Gaining confidence in credential evaluation

There is more than one path into the career of international credential evaluator. Some people have extensive training; many jump into the job with little to no formal preparation. People may start at a private evaluation service, or begin in a collegiate admissions or transfer office, possibly with some responsibilities for domestic credential evaluation. A lucky few have a knowledgeable mentor.

This diversity of initiation into the field means many professionals don’t have a clear sense of their potential professional development track.

“It’s O.K. -- there isn’t one single way to get into this career.” said Aleks Morawski, Director of Evaluation Services at Foreign Credits Inc. and Chair of Scholarship and Publication at AICE.

However, once you’re in it, it’s imperative to commit to professional development. Whether you’re a novice or an experienced evaluator, professional competence and growth demands persistent self-education.

A team of experienced evaluators, including Morawski, Mark Moore (Graduate Admissions Specialist at Texas State University), and Sully Saucedo (Coordinator, International Admissions at Texas Woman’s University) -- each of whom has a unique path into the career -- shared the following insight regarding professional development pathways in the credential evaluations career.

Attend professional conferences. “I had knowledge of domestic evaluations only when I transitioned into this role, and I jumped in without formal training,” said Saucedo. The person who had held the position previously was no longer there, and she had only her predecessors’ notes to go on. “Within the first week of taking my position I went to the NAFSA National Conference and then later to AACRAO training, and that was a huge help for me in starting off.”

Moore entered the profession with one-day training session from the previous evaluator, who moved to another position on campus and so remained available to Moore for questions.

“I’m lucky he’s nearby and I have someone I can talk to throughout the process,” Moore said. “But the biggest confidence booster for me was the AACRAO Summer Institute, where I was able to see how other people approach things and able to piece together everything I’d learned with other professionals in the career.”

Network with other evaluators. “When you meet other evaluators, like at the conferences, maintain those connections. Stay in contact.” Moore said. “Then, even if you can’t attend a conference, if they’ve attended it you may be able to get some of the research and information they got.”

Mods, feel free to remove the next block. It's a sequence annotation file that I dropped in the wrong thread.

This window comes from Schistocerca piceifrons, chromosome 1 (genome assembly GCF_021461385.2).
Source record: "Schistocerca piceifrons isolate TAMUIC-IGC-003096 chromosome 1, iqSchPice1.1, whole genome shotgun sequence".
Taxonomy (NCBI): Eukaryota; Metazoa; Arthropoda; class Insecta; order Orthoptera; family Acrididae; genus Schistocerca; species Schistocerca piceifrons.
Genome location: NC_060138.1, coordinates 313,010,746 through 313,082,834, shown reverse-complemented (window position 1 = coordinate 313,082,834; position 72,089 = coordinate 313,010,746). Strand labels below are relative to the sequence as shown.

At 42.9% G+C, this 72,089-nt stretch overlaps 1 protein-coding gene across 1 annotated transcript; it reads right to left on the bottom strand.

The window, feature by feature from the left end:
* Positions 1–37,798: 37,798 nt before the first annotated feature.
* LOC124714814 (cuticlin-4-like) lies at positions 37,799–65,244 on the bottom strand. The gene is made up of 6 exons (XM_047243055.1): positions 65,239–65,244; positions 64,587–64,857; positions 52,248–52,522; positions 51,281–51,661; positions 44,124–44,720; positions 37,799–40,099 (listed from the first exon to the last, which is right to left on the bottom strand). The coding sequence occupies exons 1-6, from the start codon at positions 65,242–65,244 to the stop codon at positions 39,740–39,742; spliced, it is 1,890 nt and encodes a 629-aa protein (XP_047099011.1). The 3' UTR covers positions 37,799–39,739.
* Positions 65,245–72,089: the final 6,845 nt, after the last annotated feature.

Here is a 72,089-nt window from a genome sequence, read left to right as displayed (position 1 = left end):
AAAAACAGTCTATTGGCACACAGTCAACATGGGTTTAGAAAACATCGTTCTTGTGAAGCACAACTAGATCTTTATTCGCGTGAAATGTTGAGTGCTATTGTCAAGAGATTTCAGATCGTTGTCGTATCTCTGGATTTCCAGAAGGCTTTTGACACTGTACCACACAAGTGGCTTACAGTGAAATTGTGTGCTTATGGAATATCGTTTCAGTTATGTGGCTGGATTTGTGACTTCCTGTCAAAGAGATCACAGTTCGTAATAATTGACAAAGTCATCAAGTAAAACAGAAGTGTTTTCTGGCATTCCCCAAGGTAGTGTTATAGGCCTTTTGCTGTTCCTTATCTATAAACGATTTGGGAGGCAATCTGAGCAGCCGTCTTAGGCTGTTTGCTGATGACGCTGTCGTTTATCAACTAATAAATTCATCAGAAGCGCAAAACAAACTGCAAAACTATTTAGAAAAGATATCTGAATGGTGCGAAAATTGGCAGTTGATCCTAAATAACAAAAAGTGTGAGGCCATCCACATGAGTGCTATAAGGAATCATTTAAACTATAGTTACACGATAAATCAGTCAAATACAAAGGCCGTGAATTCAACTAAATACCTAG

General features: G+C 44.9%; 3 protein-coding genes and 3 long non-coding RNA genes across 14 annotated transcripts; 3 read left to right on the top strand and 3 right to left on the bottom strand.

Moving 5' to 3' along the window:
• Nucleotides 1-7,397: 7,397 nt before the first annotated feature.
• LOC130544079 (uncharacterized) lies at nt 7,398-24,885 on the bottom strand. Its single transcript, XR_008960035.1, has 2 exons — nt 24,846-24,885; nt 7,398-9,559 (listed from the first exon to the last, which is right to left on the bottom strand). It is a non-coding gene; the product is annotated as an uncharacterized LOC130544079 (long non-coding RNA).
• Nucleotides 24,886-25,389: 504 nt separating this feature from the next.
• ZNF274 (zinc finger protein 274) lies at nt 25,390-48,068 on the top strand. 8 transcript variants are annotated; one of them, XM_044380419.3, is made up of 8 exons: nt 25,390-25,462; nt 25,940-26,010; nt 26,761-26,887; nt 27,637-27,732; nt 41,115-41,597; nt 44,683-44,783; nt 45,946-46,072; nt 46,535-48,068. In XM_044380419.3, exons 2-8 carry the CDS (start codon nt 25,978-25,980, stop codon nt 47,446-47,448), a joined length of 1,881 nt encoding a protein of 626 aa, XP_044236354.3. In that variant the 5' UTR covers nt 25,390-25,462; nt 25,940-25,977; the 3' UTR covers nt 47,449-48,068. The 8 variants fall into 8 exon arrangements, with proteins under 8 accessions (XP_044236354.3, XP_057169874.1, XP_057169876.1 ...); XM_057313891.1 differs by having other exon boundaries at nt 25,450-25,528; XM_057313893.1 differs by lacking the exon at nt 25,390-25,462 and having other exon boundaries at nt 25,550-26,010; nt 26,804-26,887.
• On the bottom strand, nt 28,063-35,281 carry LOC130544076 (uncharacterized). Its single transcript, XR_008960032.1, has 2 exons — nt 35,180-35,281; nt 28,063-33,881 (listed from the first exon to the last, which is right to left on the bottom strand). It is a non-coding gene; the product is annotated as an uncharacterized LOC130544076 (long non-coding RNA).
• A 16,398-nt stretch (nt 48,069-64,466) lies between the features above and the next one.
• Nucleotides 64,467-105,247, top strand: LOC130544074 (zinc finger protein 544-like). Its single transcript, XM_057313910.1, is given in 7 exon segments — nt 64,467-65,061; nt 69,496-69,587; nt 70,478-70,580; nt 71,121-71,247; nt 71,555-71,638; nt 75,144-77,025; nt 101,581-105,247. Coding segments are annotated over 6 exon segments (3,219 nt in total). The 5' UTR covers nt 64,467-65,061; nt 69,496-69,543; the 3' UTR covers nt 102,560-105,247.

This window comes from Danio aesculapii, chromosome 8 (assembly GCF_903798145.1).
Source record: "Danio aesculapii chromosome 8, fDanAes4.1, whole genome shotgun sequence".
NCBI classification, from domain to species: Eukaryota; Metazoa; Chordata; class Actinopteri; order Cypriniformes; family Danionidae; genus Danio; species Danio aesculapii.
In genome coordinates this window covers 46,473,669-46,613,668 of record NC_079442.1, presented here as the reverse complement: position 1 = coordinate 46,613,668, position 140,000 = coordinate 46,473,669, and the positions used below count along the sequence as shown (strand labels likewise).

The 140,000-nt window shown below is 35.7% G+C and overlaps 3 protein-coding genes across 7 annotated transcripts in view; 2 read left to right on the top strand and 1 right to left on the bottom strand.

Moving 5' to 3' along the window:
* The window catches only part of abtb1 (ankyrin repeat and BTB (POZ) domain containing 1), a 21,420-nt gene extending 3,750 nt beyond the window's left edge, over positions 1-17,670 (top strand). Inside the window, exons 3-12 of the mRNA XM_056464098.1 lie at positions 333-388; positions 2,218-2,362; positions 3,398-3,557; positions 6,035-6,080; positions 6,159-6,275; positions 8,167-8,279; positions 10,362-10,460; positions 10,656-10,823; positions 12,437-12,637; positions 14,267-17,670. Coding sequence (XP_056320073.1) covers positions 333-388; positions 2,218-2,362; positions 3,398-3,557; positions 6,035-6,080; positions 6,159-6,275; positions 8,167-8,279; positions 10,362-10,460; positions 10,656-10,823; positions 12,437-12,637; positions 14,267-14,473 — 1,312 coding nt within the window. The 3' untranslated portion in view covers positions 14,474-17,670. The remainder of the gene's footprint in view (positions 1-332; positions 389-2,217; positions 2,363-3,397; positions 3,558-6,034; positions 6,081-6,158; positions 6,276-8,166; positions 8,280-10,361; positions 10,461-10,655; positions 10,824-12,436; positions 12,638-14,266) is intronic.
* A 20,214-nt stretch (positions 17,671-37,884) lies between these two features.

Join listservs. Look for listservs that can support your learning -- both internal listservs at your institution and listservs operated by national, international, or governmental agencies.

“Listservs are a great ‘armchair network,” Moore said. “They’re a low-cost way to increase your exposure to others asking the same questions and you can bounce your ideas off of other people.”

Publish and present. Morawski, who has over ten years’ experience with evaluations in both private agency and university admissions contexts, has continued his professional development by giving back to the profession.

“I host trainings and publish and present on various topics,” Morawski said. “That in itself is professional development -- to coach junior evaluators and teach what I know.”

Connect at #AACRAO18

This team will offer more insight into how and where to find effective professional development at their session “Zero to Expert in Credential Evaluation – Three Perspectives in Career Development” at the AACRAO Annual Meeting in Orlando. Presenters will discuss their professional histories, highlight key professional development activities that were instrumental in their careers, and offer insight for accruing professional development opportunities with limited resources.

“You can take what’s in this session, bring it to your supervisor and help them understand why professional development isn’t a ‘benefit’ but is imperative for your job as credential evaluator,” Morawski said. “There isn’t one resource, one book, or one conference with all the answers. It’s an ongoing process.”

Register now for AACRAO 2018, March 25-28 in Orlando, Florida.

Stay for the AICE Orlando Symposium following the conference.